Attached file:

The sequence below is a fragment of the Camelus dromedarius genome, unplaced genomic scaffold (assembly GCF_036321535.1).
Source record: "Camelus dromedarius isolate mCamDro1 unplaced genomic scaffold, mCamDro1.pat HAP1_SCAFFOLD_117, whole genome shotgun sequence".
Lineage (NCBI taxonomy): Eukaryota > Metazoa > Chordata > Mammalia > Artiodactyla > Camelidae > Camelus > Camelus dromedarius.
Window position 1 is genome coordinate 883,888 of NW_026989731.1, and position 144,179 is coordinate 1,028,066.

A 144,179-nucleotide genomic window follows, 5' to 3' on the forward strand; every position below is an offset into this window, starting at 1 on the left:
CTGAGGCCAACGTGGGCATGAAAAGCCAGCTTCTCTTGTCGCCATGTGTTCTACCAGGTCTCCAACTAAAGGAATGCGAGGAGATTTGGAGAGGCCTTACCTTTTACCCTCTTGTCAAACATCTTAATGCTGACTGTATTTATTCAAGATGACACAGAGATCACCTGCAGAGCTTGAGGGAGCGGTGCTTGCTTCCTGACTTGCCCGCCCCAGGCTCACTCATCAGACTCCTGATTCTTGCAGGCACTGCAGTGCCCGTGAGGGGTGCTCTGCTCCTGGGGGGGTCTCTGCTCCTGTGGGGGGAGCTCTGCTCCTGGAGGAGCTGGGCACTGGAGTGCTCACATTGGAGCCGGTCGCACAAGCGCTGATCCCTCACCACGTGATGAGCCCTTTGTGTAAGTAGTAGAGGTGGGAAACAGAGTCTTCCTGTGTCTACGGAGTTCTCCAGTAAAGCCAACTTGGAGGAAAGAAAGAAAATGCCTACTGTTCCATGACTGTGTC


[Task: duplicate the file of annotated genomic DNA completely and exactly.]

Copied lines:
The sequence below is a fragment of the Camelus dromedarius genome, unplaced genomic scaffold (assembly GCF_036321535.1).
Source record: "Camelus dromedarius isolate mCamDro1 unplaced genomic scaffold, mCamDro1.pat HAP1_SCAFFOLD_117, whole genome shotgun sequence".
Lineage (NCBI taxonomy): Eukaryota > Metazoa > Chordata > Mammalia > Artiodactyla > Camelidae > Camelus > Camelus dromedarius.
Window position 1 is genome coordinate 883,888 of NW_026989731.1, and position 144,179 is coordinate 1,028,066.

A 144,179-nucleotide genomic window follows, 5' to 3' on the forward strand; every position below is an offset into this window, starting at 1 on the left:
CTGAGGCCAACGTGGGCATGAAAAGCCAGCTTCTCTTGTCGCCATGTGTTCTACCAGGTCTCCAACTAAAGGAATGCGAGGAGATTTGGAGAGGCCTTACCTTTTACCCTCTTGTCAAACATCTTAATGCTGACTGTATTTATTCAAGATGACACAGAGATCACCTGCAGAGCTTGAGGGAGCGGTGCTTGCTTCCTGACTTGCCCGCCCCAGGCTCACTCATCAGACTCCTGATTCTTGCAGGCACTGCAGTGCCCGTGAGGGGTGCTCTGCTCCTGGGGGGGTCTCTGCTCCTGTGGGGGGAGCTCTGCTCCTGGAGGAGCTGGGCACTGGAGTGCTCACATTGGAGCCGGTCGCACAAGCGCTGATCCCTCACCACGTGATGAGCCCTTTGTGTAAGTAGTAGAGGTGGGAAACAGAGTCTTCCTGTGTCTACGGAGTTCTCCAGTAAAGCCAACTTGGAGGAAAGAAAGAAAATGCCTACTGTTCCATGACTGTGTC